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Celebrating 91 Years Of Exceptional Service For The National Pan-Hellenic Council (NPHC)

Photo: Courtesy of NBC News Special, “The Legacy Of The ‘Divine Nine’ Black Fraternities And Sororities”

Celebrating 91 years this week, the National Pan-Hellenic Council (NPHC) was founded on May 10th, 1930 at Howard University in Washington, D.C. The NPHC promotes the well-being of its affiliate fraternities and sororities and provides leadership training for its members. The chartering organizations were Alpha Kappa Alpha, Delta Sigma Theta, Zeta Phi Beta, Kappa Alpha Psi, and Omega Psi Phi. 

A year later in 1931, Alpha Phi Alpha and Phi Beta Sigma Fraternity joined the council, followed by Sigma Gamma Rho Sorority, Inc. in 1937. Iota Phi Theta, the ninth affiliate member, joined in 1997. Together, the nine Greek letter organizations are called the “Divine Nine (D9).” 

Photo: Courtesy of NBC News Special, “The Legacy Of The ‘Divine Nine’ Black Fraternities And Sororities”

NPHC was created during a time where Greek letter organizations founded by African Americans were prohibited from being affiliated with Greek letter organizations founded by whites. With racial isolation on predominantly white campuses, NPHC was formed to bring unity during an era where African Americans were denied essential rights and privileges; there was a growing need for African Americans to form connections with those sharing similar ideals and goals.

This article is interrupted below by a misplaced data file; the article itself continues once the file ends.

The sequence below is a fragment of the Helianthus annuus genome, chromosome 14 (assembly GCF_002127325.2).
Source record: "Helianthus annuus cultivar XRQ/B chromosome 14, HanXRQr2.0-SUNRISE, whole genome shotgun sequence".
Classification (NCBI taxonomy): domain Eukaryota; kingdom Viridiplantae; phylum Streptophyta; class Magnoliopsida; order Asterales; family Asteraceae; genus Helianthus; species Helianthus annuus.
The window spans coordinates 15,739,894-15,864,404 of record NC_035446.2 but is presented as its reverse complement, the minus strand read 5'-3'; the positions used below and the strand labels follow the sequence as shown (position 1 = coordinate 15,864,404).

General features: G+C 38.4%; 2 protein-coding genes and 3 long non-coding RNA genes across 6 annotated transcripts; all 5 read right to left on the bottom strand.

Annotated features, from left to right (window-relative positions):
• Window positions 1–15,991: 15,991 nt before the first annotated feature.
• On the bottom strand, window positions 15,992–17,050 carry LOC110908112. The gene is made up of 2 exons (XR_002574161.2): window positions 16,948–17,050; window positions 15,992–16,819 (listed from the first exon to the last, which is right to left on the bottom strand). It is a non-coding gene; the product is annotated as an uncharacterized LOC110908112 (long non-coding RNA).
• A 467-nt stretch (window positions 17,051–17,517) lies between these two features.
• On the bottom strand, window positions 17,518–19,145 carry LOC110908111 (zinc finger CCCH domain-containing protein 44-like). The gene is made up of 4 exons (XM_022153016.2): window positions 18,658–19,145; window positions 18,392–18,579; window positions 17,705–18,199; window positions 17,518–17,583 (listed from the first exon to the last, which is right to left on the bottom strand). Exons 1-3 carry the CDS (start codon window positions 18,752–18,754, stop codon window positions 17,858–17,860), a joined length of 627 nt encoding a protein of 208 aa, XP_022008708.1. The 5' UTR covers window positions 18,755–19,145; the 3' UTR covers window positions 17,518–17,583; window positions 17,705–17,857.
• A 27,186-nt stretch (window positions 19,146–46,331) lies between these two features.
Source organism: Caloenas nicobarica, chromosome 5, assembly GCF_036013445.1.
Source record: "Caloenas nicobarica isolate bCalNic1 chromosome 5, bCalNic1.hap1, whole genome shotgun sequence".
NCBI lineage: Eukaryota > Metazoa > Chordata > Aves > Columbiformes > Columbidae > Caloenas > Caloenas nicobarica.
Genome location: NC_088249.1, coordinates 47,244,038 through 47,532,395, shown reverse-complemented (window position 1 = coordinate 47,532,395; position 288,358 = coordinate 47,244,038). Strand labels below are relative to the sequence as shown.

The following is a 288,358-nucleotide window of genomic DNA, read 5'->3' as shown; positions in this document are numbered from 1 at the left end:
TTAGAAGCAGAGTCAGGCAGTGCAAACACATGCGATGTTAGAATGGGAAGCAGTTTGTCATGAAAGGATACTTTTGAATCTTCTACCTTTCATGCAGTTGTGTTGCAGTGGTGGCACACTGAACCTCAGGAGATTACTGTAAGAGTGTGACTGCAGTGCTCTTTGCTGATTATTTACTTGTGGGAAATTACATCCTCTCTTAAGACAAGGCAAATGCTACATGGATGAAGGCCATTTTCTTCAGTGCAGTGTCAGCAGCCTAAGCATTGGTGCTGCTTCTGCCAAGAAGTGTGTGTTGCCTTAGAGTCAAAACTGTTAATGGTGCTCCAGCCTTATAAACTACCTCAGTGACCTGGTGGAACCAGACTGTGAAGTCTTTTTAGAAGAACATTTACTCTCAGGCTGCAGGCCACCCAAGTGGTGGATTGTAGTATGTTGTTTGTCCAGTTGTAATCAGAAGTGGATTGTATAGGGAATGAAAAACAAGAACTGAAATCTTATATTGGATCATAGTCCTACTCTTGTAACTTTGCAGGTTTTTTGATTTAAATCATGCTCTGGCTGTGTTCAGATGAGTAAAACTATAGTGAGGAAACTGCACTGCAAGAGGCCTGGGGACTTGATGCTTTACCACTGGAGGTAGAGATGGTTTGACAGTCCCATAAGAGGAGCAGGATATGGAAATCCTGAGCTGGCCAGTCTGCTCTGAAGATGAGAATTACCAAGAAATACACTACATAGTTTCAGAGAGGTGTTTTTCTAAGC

Today, the main purpose and focus of NPHC member organizations continues to be creating community awareness through educational, economic, and cultural service activities. It’s also about fostering brotherhood and sisterhood in order to bring about social change that will continue to generate positive changes for African Americans. 

Visit https://nphchq.com/ to learn more about the mission of NPHC and how it continues to be deeply valuable for the African American community nearly a century later.

Below, watch an NBC News segment on the legacy of the Divine Nine:

Ayanna Nicole

Hi! I’m Ayanna, a 27-year-old writer and artist. Although I graduated from The University of North Carolina at Charlotte with two degrees in art and psychology, I’ve had a passion for writing for as long as I can remember. By following my dreams and utilizing my creativity, I designed Jaro Magazine with the ultimate intention of bringing more positive stories in the black community to the forefront, while also highlighting our versatile and vibrant culture through Jaro’s four modes: film, books, art, and music. I’m into spirituality, nature walks, music festivals, poetry, traveling without a destination in mind, painting, and discussing everything out of the ordinary with other curious minds.

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